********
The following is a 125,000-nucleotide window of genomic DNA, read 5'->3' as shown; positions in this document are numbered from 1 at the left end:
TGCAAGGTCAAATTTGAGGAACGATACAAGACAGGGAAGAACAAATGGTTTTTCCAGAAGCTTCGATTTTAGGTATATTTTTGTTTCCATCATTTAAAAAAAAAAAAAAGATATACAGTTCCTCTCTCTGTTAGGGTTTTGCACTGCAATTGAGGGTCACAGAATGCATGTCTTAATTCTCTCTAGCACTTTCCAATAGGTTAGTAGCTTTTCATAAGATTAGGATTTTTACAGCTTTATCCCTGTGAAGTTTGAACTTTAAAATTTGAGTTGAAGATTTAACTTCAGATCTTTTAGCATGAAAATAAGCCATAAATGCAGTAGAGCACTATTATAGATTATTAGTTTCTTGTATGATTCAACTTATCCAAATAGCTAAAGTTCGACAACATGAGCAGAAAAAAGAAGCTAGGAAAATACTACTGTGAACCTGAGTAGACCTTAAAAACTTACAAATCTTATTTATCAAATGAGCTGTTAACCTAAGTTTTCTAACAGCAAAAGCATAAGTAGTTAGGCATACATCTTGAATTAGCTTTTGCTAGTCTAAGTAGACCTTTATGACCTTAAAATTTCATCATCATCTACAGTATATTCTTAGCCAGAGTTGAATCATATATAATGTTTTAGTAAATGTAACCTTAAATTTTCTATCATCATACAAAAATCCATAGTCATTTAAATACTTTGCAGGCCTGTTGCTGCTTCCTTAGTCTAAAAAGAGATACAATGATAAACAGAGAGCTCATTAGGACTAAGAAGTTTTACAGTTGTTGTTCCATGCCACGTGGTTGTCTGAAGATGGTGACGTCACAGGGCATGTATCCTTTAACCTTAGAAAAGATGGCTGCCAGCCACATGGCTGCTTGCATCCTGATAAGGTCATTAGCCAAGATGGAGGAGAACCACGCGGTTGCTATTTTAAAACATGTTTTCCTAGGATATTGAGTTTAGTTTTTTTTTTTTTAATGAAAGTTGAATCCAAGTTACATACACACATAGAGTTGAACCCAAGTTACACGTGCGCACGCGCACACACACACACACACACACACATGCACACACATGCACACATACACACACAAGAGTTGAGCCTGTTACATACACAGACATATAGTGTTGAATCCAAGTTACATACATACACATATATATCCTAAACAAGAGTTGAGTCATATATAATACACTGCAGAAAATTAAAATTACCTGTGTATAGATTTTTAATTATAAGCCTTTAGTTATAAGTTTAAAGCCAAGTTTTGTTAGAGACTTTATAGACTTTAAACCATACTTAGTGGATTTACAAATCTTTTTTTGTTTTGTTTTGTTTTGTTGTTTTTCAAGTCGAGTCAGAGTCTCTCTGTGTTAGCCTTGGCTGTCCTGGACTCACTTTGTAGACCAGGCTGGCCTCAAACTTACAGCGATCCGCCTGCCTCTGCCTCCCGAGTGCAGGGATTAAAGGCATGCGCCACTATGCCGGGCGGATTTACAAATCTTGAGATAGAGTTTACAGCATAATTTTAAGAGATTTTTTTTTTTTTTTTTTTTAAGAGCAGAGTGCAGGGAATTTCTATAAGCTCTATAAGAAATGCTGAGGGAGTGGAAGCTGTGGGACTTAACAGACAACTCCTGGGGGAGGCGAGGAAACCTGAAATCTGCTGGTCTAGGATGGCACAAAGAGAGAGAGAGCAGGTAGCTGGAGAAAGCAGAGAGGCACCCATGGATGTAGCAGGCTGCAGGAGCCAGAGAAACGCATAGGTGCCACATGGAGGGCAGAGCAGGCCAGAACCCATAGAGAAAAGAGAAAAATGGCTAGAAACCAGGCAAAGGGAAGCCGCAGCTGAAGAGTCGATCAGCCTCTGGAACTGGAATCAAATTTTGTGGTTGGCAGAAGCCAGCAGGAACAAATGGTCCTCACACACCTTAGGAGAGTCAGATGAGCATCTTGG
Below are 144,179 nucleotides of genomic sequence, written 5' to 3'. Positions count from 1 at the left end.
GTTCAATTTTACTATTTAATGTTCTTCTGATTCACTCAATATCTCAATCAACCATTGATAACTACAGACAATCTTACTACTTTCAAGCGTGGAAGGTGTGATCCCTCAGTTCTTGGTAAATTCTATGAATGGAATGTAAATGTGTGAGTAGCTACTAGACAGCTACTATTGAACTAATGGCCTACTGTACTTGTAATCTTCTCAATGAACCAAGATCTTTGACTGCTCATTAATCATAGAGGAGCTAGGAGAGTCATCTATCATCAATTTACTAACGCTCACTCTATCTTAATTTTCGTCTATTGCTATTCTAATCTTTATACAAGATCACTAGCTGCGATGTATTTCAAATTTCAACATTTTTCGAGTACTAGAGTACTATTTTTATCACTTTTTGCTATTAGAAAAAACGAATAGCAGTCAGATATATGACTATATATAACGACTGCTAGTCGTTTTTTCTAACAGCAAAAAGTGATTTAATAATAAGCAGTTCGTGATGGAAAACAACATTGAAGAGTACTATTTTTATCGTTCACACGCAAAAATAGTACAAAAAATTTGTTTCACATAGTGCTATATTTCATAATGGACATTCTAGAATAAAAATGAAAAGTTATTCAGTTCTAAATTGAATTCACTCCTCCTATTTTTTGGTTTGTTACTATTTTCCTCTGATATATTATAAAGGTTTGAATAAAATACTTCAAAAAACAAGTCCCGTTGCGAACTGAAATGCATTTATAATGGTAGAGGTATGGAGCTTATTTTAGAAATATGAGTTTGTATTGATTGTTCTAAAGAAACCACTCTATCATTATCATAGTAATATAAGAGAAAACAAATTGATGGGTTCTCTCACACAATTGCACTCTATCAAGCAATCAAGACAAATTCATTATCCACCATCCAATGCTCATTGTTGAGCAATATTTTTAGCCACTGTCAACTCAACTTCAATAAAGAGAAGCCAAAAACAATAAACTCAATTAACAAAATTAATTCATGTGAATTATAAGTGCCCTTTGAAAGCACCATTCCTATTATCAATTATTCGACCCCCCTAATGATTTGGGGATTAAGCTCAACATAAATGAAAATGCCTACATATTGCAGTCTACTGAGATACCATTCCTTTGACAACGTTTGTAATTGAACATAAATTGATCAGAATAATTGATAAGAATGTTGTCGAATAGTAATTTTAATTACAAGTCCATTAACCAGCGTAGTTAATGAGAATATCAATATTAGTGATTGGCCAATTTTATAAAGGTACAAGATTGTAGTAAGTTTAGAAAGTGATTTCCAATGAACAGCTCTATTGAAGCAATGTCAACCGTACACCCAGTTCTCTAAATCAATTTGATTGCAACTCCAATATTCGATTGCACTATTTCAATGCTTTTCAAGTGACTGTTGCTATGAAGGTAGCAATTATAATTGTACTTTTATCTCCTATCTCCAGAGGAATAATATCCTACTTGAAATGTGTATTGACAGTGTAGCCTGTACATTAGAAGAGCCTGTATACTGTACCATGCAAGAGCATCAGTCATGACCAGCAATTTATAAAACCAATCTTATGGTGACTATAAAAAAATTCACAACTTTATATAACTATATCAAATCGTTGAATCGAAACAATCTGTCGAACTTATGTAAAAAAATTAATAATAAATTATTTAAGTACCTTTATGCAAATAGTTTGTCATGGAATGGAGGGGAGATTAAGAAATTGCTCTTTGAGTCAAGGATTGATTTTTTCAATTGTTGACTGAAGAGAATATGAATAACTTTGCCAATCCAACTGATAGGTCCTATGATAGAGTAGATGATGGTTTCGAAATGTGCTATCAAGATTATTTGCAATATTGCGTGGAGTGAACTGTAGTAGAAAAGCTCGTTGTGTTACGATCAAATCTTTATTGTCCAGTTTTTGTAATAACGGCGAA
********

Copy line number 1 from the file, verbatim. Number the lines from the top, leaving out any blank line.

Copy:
The following is a 125,000-nucleotide window of genomic DNA, read 5'->3' as shown; positions in this document are numbered from 1 at the left end: